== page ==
Is Poland heading towards totalitarianism?
Over a year ago, Poland was visited by one of the world’s most prominent psychologists, professor Philip Zimbardo. He was invited to Wroclaw by the Institute of National Remembrance (IPN). He was asked to give a lecture on totalitarianism and so he did – at a time when the country by the Vistula river was in political heat. He presented the stages of the government’s progression to dictatorship. Which stage are we on today?
Zimbardo became recognisable in this field of studies in the beginning of the 1970s thanks to the Stanford experiment, in which students had taken on the roles of prisoners and guards. This experiment, among other things, attracted him to studying the psychology of good and evil by exploring the causes of pathological behaviour in the world. Conclusions from the prison experiment as well as other research (on torturing people by Americans soldiers in Iraq’s Abu Ghraib) were put in an extremely interesting book he wrote – ” The Lucifer Effect”.
The psychologist knows Poland not only from the media. A few years ago, he founded a youth center in Katowice, aimed at young people encouraging them to spend their time in a creative way and to interact with one another. Not only are social inequalities eliminated through such interaction but also the local cultures are developed further. Zimbardo visits our country rather often therefore he keeps his ear to the ground.
He surprised IPN when he was in Wroclaw. He spoke not only of totalitarianism, but also about… Lech Walesa. He stated that the former president was a hero whose standing was undermined by some and that the reason for Walesa’s persecution, he suggested, was the envy that came from the fact that his accusers lacked the same courage in those difficult times. This added to the dismay already caused by the lecture on the government heading towards authoritarianism.
Zimbardo said that the road to dictatorships is taken in small steps. First, the restriction on the freedom of speech, later the control of the media, then the control of the judiciary, next the politicians replace electable representatives, then the critics of the regime are imprisoned, the next step is to call off elections, after which the military or religious rule takes over and finally, a total political domination takes place, he explained. It is hard not to place some of these points in the context of the current situation in Poland. At that time, however, we were still somewhere near the second stage. Today we are one step further. In fact, a milestone further.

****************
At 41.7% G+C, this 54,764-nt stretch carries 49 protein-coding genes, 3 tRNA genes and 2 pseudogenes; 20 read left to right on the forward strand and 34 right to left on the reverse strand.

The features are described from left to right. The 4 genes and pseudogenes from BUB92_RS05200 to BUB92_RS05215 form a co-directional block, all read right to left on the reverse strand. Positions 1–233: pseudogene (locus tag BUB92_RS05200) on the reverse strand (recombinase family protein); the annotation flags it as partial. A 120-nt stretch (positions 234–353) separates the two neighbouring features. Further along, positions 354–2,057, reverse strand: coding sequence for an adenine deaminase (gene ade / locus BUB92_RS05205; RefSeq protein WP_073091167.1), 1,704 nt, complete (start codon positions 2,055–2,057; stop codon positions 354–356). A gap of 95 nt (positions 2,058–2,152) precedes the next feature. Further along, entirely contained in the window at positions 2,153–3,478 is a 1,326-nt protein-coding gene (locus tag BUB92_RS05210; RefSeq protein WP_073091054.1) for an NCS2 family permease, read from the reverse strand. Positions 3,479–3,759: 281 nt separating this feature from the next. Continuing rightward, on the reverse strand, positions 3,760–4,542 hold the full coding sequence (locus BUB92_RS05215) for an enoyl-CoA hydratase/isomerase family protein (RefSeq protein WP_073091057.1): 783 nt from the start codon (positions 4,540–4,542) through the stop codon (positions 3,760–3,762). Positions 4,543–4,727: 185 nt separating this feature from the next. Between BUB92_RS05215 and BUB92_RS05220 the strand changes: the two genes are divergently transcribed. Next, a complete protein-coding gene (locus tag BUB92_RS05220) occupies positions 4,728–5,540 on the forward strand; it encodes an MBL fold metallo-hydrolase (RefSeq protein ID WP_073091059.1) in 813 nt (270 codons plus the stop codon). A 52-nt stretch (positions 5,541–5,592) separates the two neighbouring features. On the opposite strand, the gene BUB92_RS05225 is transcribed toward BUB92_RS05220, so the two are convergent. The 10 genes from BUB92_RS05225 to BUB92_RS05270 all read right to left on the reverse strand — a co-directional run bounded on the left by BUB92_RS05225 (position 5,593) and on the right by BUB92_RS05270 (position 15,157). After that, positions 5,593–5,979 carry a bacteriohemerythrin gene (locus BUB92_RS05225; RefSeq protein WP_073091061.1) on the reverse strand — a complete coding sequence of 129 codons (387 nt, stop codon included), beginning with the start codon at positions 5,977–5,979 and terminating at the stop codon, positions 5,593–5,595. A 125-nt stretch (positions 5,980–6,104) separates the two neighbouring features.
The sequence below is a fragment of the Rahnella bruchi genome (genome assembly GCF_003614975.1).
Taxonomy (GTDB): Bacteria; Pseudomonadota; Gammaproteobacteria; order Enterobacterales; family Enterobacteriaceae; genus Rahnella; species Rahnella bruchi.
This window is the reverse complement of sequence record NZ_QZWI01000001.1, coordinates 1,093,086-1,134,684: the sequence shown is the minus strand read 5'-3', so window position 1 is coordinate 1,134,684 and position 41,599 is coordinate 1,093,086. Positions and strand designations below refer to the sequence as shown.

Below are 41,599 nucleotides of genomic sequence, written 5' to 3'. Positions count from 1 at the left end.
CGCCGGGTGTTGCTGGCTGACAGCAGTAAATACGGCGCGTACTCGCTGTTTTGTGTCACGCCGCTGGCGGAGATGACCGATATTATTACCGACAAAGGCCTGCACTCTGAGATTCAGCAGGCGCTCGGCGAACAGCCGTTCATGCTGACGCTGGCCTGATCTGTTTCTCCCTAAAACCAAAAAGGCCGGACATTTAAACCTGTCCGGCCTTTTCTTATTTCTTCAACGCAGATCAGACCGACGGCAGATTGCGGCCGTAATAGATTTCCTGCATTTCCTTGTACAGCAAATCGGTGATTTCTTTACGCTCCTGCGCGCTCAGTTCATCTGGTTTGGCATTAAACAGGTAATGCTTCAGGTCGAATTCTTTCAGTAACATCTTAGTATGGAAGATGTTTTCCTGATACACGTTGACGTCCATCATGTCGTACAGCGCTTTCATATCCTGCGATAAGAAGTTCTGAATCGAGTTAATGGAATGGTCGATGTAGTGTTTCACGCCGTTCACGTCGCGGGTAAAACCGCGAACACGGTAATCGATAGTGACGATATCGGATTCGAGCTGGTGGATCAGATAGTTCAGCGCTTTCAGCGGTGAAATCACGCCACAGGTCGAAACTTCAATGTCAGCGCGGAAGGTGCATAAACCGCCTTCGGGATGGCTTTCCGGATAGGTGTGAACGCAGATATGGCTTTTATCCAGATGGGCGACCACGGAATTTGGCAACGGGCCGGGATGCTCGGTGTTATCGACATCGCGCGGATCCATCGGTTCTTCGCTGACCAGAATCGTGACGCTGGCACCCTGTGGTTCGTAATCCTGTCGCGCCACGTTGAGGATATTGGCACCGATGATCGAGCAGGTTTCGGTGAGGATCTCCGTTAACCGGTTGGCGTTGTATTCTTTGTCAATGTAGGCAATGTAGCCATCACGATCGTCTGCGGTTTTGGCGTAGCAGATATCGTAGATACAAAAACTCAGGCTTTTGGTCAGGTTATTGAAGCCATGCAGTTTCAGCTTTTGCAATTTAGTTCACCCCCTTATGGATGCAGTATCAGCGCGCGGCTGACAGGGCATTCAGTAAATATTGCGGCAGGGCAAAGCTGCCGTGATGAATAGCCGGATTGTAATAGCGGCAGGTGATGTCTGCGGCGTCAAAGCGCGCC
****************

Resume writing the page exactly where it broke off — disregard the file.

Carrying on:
Why totalitarianism, not authoritarianism – as some people suggest? The former differs from the latter by the scale by which the ruling group attempts to control various aspects of life. Authoritarianism is milder because it can interfere in the division of powers and censor the media, for example, whilst fully respecting the rules of the free market. Thus, it is possible for dictatorship to stay on the level of authoritarianism, but one never knows if it does not veer towards totalitarianism.
After the Second World War, countries created regulations that were designed to prevent such situations. The European Union should be such a barrier as well. How it all works is being tested in surgery on an open heart. Hungary has stopped at the stage of authoritarianism because Viktor Orbán unexpectedly started to honour the judgments of the Constitutional Tribunal (which does not mean that the situation in his country is a cause for joy). Polish government has not backed off before the Constitutional Tribunal and instead, it has taken over the Tribunal and now it is trying out various forms of attack on the Supreme Court and common courts. This means that after one year from the psychologist’s visit to the capital of Lower Silesia, we have progressed farther than Hungary.
One point remains unchanged, as Zimbardo mentioned. Based on the example of Nazi Germany, he argued that totalitarianism always had its starting point with the nation turning against some common enemy. Evil always began with the use of propaganda, inducing human minds to be for or against something. And so it is today, he said and gave the example of Hungarian billboards prepared by authorities on which it was suggested that immigrants will come to Hungary to take the local population’s jobs. Sounds familiar? Jaroslaw Kaczynski was doing the same, when speaking of “the diseases brought by refugees”, but he is also turning the Law and Justice (PiS) supporters against Poles who disagree with the current government.
Is there any hope that this government will back down? Given its recent, increasingly bolder actions, the chances are slim. Former presidents – Aleksander Kwasniewski and Bronislaw Komorowski, less than a year ago at the “Polish Constitution of 1997 – Political and Legal Practice” conference, argued that our primary legislation was one of the best in the world, but if the government has bad intentions, there is no law that can stand in its way. Let’s not deceive ourselves, the EU will not achieve anything more effective, even by imposing sanctions on Poland as this would only infuriate the current rulers. Having said that, it does not mean that one should not react this way. So then, who is going to stop PiS? Who?